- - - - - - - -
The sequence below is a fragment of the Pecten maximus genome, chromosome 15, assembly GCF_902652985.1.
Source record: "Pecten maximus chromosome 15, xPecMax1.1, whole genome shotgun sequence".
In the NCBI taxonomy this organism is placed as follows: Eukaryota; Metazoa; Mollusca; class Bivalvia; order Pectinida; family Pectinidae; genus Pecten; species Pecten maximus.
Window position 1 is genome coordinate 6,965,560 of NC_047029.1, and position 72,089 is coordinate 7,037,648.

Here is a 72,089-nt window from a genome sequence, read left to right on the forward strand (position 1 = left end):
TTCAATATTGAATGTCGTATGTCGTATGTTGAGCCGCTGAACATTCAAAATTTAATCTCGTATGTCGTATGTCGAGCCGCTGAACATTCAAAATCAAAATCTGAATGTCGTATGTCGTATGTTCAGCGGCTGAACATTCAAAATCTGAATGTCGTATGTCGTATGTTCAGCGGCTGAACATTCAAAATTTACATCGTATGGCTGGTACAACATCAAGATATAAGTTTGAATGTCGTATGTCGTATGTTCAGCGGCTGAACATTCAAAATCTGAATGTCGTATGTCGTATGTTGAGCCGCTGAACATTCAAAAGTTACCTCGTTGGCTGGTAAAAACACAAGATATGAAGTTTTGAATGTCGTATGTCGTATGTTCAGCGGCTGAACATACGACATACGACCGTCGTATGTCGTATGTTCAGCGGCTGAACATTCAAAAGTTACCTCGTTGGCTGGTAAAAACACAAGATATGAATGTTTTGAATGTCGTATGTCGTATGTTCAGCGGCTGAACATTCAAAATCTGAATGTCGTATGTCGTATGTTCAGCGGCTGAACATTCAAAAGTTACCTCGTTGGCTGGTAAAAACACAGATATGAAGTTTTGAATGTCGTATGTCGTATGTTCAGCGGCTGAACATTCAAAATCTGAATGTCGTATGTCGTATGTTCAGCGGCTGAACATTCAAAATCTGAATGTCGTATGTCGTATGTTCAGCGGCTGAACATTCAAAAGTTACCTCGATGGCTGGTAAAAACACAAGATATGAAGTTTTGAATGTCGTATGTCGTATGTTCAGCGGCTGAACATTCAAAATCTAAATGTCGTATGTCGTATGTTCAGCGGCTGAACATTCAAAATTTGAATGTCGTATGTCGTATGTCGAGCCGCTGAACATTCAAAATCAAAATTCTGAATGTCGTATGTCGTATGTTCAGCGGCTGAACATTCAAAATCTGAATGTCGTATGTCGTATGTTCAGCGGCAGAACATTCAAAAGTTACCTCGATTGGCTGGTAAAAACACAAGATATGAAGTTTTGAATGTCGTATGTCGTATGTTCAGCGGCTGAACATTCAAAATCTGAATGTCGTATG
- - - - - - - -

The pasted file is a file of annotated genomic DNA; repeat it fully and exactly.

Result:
The sequence below is a fragment of the Pecten maximus genome, chromosome 15, assembly GCF_902652985.1.
Source record: "Pecten maximus chromosome 15, xPecMax1.1, whole genome shotgun sequence".
In the NCBI taxonomy this organism is placed as follows: Eukaryota; Metazoa; Mollusca; class Bivalvia; order Pectinida; family Pectinidae; genus Pecten; species Pecten maximus.
Window position 1 is genome coordinate 6,965,560 of NC_047029.1, and position 72,089 is coordinate 7,037,648.

Here is a 72,089-nt window from a genome sequence, read left to right on the forward strand (position 1 = left end):
TTCAATATTGAATGTCGTATGTCGTATGTTGAGCCGCTGAACATTCAAAATTTAATCTCGTATGTCGTATGTCGAGCCGCTGAACATTCAAAATCAAAATCTGAATGTCGTATGTCGTATGTTCAGCGGCTGAACATTCAAAATCTGAATGTCGTATGTCGTATGTTCAGCGGCTGAACATTCAAAATTTACATCGTATGGCTGGTACAACATCAAGATATAAGTTTGAATGTCGTATGTCGTATGTTCAGCGGCTGAACATTCAAAATCTGAATGTCGTATGTCGTATGTTGAGCCGCTGAACATTCAAAAGTTACCTCGTTGGCTGGTAAAAACACAAGATATGAAGTTTTGAATGTCGTATGTCGTATGTTCAGCGGCTGAACATACGACATACGACCGTCGTATGTCGTATGTTCAGCGGCTGAACATTCAAAAGTTACCTCGTTGGCTGGTAAAAACACAAGATATGAATGTTTTGAATGTCGTATGTCGTATGTTCAGCGGCTGAACATTCAAAATCTGAATGTCGTATGTCGTATGTTCAGCGGCTGAACATTCAAAAGTTACCTCGTTGGCTGGTAAAAACACAGATATGAAGTTTTGAATGTCGTATGTCGTATGTTCAGCGGCTGAACATTCAAAATCTGAATGTCGTATGTCGTATGTTCAGCGGCTGAACATTCAAAATCTGAATGTCGTATGTCGTATGTTCAGCGGCTGAACATTCAAAAGTTACCTCGATGGCTGGTAAAAACACAAGATATGAAGTTTTGAATGTCGTATGTCGTATGTTCAGCGGCTGAACATTCAAAATCTAAATGTCGTATGTCGTATGTTCAGCGGCTGAACATTCAAAATTTGAATGTCGTATGTCGTATGTCGAGCCGCTGAACATTCAAAATCAAAATTCTGAATGTCGTATGTCGTATGTTCAGCGGCTGAACATTCAAAATCTGAATGTCGTATGTCGTATGTTCAGCGGCAGAACATTCAAAAGTTACCTCGATTGGCTGGTAAAAACACAAGATATGAAGTTTTGAATGTCGTATGTCGTATGTTCAGCGGCTGAACATTCAAAATCTGAATGTCGTATG